Iris City Chiropractic Center, P.C.

Robert A. Hayden, D.C., PhD, F.I.C.C. (770) 412-0005

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Office Hours

Clinic Hours:

Monday - Thursday
8:00 am - 5:30 pm

Monday-Thursday 08:00 AM to 5:30 PM for all chiropractic visits, DOT physicals, drug testing, and alcohol screens

We work until the needs of our last patient for the day have been met. We sometimes go to lunch from about 12:30 till 2 o'clock. We do physicals (DOT, pre-employment) during the same hours the clinic is open Monday-Thursday, but call to be sure Dr. Hayden is in clinic when you need your exam done.

Conquering Type II Diabetes?

This week's work has included sixty-six Department of Transportation (DOT) physicals. One of those necessitated some research and discussion that I think worthy of sharing here.

Drivers of commercial vehicles (large trucks, buses with more than thirty-five seats) must pass a basic physical exam to ascertain a minimal degree of health at regular intervals. The presence of diabetes is an important factor in determining a driver's fitness to drive.

Type I diabetes, in which the person is strictly insulin-dependent, is the variety that was once called "juvenile onset" diabetes, as it typically manifests itself early in life. People with Type I diabetes cannot drive commercial vehicles because insulin use is a disqualifier.

Type II diabetes is far more common today as it is linked to obesity, which is epidemic in America. Type II diabetes can be treated with diet, diet and oral medication, or in rare cases, diet with oral medication and insulin injections. The latter group cannot qualify for a commercial drivers' license, though, as insulin is the deal breaker for the DOT.

When Shirley came in Friday to renew her medical certificate for her commercial driver's license (CDL), I looked over her history carefully. She is 5'4" tall and weights 158 pounds. She had Type II diabetes under good control. There was no glucose in the urinalysis, and her blood glucose checks were in a good range. However, she had begun taking insulin injections the day before under the care of her physician at the Veterans Administration Medical Center in Atlanta. This was a definite and disappointing disqualifier for her DOT physical.

This led me to do some research for her. Because Shirley only has a few days to renew her license, she will have to lapse from her Class A CDL to a Class C drivers license that will still allow her to drive her personal vehicle. At some point in the future, should she not need the insulin, she can retake her physical exam. Upon passing the physical, she can take a written test and driving skill check, then reapply for her CDL.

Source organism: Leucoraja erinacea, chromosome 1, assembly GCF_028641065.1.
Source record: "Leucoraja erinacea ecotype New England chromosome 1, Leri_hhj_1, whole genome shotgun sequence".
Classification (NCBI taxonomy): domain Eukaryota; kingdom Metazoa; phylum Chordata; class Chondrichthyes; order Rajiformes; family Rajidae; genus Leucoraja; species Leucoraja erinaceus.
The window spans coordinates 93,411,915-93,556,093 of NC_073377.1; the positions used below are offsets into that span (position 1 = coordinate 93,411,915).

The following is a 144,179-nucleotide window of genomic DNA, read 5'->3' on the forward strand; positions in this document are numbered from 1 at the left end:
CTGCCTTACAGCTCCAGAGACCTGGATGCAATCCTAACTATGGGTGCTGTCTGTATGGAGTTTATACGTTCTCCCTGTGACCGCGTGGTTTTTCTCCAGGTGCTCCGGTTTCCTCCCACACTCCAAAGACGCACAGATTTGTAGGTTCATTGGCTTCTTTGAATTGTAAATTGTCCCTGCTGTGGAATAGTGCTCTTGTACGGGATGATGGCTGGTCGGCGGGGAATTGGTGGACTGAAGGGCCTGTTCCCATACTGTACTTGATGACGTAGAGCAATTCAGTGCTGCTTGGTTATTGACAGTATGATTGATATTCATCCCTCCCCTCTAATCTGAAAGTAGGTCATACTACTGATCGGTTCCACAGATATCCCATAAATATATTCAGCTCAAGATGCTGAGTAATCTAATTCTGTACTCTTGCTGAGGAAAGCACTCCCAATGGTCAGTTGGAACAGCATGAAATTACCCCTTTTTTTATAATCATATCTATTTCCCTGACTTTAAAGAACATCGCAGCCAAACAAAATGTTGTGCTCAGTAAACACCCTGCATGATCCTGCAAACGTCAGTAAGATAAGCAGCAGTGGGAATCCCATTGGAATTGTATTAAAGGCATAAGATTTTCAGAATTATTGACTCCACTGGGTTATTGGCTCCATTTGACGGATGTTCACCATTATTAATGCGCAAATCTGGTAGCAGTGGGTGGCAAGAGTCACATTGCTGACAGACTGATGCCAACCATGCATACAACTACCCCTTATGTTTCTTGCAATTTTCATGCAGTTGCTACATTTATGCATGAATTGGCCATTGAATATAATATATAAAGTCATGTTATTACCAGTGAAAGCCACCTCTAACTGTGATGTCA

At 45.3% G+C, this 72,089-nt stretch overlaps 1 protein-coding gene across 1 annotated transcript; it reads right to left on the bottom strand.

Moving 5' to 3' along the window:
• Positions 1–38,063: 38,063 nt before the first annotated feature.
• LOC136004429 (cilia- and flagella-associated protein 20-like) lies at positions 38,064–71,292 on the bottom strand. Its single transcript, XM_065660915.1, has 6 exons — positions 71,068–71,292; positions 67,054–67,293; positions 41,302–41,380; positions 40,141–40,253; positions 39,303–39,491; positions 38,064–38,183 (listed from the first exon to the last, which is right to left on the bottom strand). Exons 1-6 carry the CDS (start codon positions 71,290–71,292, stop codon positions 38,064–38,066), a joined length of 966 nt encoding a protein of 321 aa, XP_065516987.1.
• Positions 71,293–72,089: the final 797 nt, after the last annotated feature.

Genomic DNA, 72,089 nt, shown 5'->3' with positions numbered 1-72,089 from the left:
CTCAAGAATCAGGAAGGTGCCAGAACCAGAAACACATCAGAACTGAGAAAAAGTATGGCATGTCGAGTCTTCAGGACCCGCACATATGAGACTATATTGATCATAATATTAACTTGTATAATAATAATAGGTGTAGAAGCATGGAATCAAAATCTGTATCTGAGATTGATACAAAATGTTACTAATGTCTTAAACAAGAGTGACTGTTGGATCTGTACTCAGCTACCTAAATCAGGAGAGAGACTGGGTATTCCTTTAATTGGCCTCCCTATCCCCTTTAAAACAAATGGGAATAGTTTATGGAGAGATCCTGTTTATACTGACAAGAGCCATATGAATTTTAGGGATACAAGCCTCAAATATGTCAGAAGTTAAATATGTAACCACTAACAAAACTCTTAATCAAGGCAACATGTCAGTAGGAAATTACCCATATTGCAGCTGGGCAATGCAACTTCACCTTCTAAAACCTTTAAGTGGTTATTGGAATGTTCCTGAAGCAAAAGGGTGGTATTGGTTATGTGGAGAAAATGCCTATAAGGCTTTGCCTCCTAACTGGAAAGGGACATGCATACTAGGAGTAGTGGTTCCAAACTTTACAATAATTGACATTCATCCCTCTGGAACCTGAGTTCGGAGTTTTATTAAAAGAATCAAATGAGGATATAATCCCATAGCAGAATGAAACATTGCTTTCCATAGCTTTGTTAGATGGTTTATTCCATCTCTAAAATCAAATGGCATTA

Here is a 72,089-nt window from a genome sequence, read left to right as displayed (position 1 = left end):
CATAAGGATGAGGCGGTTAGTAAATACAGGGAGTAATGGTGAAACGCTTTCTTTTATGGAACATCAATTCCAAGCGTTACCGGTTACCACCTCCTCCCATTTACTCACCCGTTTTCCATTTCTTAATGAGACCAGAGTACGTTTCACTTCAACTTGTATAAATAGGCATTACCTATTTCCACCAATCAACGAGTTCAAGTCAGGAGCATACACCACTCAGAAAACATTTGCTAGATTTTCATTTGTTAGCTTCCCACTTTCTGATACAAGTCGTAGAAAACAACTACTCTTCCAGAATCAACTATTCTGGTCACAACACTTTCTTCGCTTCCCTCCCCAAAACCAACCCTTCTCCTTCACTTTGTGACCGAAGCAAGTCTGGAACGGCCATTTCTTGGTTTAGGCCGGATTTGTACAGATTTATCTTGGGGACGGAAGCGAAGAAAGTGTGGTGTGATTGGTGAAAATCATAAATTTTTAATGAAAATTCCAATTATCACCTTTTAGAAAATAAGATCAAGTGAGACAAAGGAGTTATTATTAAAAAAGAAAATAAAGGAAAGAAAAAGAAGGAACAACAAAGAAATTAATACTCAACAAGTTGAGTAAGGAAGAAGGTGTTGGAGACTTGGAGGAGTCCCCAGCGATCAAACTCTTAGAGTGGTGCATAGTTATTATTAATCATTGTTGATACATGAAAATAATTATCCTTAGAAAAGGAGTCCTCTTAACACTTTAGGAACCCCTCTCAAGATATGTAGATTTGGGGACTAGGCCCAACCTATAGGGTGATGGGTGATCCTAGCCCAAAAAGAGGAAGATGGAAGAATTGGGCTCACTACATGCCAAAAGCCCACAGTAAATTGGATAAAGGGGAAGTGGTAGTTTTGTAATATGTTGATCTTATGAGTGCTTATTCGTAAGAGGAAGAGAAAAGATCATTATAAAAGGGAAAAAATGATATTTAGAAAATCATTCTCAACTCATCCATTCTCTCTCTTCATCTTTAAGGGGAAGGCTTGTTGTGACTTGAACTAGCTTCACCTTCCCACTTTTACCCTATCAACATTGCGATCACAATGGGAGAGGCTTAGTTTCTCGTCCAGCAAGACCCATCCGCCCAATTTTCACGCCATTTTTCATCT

The whole discussion hinges on Shirley achieving a degree of remission from her diabetes to make all this possible. She must get to a point at which she does not need insulin. Is this possible?

Indeed, it is possible. I had a discussion with Shirley that this setback is not necessarily the end of her driving career. Diabetes can be mastered. We have done it with our patients repeatedly.

First, some definitions are in order. The word "cure" in this context would mean that Shirley must maintain normal fasting blood glucose (less than 100 mg/deciliter) without any medication for five years. That time interval is fairly arbitrary, but if she achieved that, we could claim a cure. A party would be in order.

More realistic for her is a remission. Shirley is not hopelessly overweight, so 15-20 pounds may tip her into balance. If she attains fasting blood glucoses under 125 mg/deciliter without any medication for a year, she would have a partial remission. A return to normal fasting glucose levels (under 100 mg/deciliter) without medication would constitute a full remission. Either of these is realistic for Shirley, and a party would still be appropriate to celebrate her return to freedom.

How do you beat Type II diabetes? Simply drop and stabilize the blood glucose at sustained lower levels. Cut fat intake. Maintain metabolism by eating six small meals daily. Focus on low glycemic carbohydrates so that they burn completely instead of being stored as triglycerides and fat. We also use omega 3 and non-flushing niacin to knock down cholesterol and triglycerides, and it works well.

We accomplish this with our patients through our Take Shape for Life program, but we add a critical aspect: coaching. Our patients are supported and coached through the process. As we make changes in lifestyle and life choices, our patients learn new habits that will guide them into a long-term health.

This offers Shirley hope of returning to her career. The path to health for her is not in oral medication and insulin, but in weight reduction to remove the cause of the problem. With coaching, she can turn this around. It will not likely be a long process.

Ironically, beating diabetes is truly sweet.